By Ken Ryan—Orlando—Nearly 20 months since their last in-person meeting Alliance Flooring held a “Family Reunion” here at Rosen Shingle Creek, where members shared their experiences from the darkest days of the pandemic but mostly elaborated on their soaring successes since then.
Alliance Flooring’s previous live event was held in March 2020, just days before COVID-19 shut down the flooring industry for weeks. After a difficult April, the road to recovery began in May and has not let up. Indeed, instead of losing members during the pandemic, the group added 11; in all, 36 more stores opened between March 2020 and today.
What’s more, instead of revenue declines in 2020, Alliance Flooring retailers realized a 10% gain over 2019 on average. Many Alliance dealers are forecasting a record-breaking 2021, with some already achieving it.
“2020 was our biggest year in store history, with 12% growth over 2019,” said Josh Elder, president-owner of Gainesville CarpetsPlus ColorTile in Florida. “We’re seeing 20% growth in 2021 vs. 2020.” In the few years since Elder took over the family-run business, sales have nearly doubled to roughly $8 million.
Similarly, CarpetsPlus Colortile of Wyoming in Thayne, and Carpet Exchange in Lockport, N.Y., have already surpassed 2020 numbers with still several weeks to pad those numbers. Still others spoke about keeping pace with the demand, which is made more difficult due to supply slowdowns at the ports and rising raw material prices.
With all that to unpack, Alliance execs thought it was high time to see each other again.
“The point of this conference was to come together, network and do some buying,” said Ron Dunn, co-CEO and founder.
Kevin Logue, executive vice president of marketing, agreed. “For us it’s been way too long to get together,” he said. “At the end of the day, it is a relationship business, and you need to talk face to face and see samples and colors. This [gathering] is difficult to replicate digitally.”
Ryan Dunn, executive vice president of sales, said the turnout exceeded expectations even though a couple dozen members were stranded at airports in the Southeast due to a snafu at Southwest Airlines.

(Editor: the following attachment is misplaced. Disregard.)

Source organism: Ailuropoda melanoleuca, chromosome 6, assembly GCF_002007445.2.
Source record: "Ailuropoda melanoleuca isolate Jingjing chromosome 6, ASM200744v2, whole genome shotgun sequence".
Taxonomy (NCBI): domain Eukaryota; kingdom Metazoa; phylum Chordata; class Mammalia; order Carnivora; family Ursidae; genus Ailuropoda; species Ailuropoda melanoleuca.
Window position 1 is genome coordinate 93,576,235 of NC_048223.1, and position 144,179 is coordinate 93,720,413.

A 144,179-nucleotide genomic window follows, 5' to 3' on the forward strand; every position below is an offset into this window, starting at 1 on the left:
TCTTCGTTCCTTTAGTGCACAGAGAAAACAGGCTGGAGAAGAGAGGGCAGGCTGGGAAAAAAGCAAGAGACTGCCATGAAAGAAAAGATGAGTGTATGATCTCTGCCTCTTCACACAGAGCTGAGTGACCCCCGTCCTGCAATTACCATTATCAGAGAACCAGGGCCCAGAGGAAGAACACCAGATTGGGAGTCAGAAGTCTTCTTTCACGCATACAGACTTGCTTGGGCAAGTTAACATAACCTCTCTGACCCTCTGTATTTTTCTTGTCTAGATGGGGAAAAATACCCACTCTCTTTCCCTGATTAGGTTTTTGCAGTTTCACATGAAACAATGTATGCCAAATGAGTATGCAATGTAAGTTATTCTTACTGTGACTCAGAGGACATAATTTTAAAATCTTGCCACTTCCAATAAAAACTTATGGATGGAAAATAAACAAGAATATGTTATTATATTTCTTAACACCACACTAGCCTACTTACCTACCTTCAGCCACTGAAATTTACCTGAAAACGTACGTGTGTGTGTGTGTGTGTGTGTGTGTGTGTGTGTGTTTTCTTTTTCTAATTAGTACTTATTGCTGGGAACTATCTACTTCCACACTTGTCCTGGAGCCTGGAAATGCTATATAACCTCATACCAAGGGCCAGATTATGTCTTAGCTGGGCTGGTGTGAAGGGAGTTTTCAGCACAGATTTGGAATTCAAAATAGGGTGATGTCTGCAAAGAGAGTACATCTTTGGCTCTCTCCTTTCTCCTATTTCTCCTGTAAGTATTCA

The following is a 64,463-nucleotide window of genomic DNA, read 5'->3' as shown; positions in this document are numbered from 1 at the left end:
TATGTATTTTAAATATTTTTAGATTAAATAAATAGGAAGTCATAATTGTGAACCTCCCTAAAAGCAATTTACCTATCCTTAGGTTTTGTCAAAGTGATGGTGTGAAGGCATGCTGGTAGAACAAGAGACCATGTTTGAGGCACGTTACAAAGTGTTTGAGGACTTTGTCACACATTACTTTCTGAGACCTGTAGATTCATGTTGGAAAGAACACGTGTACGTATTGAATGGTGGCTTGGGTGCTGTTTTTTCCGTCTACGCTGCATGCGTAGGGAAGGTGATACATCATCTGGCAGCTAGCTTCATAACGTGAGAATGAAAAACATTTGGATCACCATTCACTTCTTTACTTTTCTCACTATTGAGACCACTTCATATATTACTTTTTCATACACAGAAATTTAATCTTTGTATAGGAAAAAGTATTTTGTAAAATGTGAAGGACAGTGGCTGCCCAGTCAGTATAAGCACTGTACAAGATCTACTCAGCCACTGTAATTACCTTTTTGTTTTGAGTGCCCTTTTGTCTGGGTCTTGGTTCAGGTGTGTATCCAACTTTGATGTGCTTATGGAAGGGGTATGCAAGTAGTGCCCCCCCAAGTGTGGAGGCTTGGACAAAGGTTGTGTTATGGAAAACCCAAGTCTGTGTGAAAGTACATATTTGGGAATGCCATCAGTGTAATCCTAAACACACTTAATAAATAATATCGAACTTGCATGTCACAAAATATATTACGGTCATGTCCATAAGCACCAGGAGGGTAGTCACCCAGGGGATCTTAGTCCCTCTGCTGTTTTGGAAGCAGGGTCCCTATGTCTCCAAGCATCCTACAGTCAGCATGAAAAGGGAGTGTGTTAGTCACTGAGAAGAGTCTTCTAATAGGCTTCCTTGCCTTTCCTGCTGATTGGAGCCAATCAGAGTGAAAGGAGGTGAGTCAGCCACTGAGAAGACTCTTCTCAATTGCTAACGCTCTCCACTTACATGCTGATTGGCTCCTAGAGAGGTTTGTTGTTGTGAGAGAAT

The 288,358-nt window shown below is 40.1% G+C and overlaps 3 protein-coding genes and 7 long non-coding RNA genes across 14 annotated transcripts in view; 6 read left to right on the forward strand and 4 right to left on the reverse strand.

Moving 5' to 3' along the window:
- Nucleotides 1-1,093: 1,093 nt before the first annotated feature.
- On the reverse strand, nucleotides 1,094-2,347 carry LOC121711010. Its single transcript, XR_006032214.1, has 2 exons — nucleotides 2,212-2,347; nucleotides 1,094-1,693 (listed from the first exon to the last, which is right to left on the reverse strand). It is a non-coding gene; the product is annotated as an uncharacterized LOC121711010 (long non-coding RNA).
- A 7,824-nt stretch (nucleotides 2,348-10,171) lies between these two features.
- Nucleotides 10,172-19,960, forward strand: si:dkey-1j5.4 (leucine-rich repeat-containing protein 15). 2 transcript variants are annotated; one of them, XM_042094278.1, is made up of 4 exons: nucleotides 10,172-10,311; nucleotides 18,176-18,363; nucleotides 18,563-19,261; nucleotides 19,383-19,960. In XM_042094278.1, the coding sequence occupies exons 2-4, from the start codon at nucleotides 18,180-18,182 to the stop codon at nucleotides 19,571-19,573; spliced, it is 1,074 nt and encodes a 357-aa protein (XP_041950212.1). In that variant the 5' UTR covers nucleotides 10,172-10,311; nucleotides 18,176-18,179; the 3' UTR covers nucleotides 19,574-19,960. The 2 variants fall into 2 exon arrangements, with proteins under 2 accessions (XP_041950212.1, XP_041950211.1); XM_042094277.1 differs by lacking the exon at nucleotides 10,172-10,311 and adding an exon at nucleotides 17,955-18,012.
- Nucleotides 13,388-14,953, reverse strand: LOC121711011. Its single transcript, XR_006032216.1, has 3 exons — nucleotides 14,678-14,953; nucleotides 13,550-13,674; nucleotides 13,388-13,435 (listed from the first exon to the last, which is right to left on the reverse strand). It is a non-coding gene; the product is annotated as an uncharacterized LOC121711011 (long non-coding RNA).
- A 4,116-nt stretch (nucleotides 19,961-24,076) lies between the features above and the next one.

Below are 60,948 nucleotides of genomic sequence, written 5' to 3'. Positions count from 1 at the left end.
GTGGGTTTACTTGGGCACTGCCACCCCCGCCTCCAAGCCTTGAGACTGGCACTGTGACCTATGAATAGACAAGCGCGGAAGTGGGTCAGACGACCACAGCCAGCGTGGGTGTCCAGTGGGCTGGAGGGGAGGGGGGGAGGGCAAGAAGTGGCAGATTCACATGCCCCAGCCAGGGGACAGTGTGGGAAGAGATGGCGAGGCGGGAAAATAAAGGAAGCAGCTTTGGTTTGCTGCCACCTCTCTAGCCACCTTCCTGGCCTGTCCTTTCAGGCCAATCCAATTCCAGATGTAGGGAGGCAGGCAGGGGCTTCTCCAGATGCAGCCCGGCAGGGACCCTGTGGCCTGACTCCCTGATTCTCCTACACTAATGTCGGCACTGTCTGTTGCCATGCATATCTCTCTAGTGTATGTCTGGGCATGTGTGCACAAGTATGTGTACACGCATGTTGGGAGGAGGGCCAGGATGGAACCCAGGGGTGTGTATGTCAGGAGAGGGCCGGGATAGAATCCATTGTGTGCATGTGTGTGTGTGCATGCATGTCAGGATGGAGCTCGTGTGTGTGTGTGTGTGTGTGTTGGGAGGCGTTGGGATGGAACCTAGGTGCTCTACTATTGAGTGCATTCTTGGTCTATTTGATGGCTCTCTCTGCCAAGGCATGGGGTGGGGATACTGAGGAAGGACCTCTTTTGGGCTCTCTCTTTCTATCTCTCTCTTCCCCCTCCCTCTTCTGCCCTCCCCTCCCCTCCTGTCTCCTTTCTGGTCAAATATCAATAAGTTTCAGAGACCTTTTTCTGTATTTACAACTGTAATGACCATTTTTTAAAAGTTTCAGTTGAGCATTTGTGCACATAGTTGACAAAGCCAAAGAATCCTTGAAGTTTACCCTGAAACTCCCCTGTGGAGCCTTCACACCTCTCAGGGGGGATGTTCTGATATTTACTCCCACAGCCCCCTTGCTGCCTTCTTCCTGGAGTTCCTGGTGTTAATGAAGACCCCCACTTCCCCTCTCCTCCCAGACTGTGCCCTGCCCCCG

The turnout included new members, including Beasley Floor Company in Charleston, S.C., which left another buying group to join Alliance Flooring. “I’m glad I made the move,” said Billy Beasley, owner. “There’s a different atmosphere here compared with some of the other groups. I have nothing but good things to say. Everybody here is welcoming; nobody is a stranger.”
Ryan Dunn said Alliance continues to receive inquiries from affiliated and non-affiliated dealers about joining the group, which currently has about 300 retailers. “I feel very strongly about our group and the need to protect our membership,” Ryan said. “When you have something special like we have you need to protect it. We are a very open group. All of us are smarter than any single one of us, and we are looking to share ideas. We are not just letting anyone in. We are looking for someone with the right heart who can come in and add to the group.”
Kevin Logue concurred, adding, “We see a huge opportunity for membership growth with second- and third-generation businesses. We’re getting a lot of interest and phone calls from retailers, in cases where the business is about to pass on to a second or third generation, and they are looking for an exciting, young vibrant leadership to join.”
As Ron Dunn noted, “This group is the light, and this light can shine for the rest of the industry.”
Tom Lape, former president of Mohawk residential who is winding down his tenure there, shared his thoughts on the flooring industry and where he sees potential opportunities and challenges ahead. Lape told audience members that the flooring business will continue to thrive, especially at the mid- to high-end. Specifically, he said, “Carpet is going to be one of your most profitable producers because it has to be installed. It is everybody’s interest to keep that business robust.”
However, Lape also added that demand overall will start to taper down, and then posed these questions. “How do you stimulate demand when demand starts to taper? How are you going to stand out in the marketplace when demand is shrinking? You take stare from the other guy.”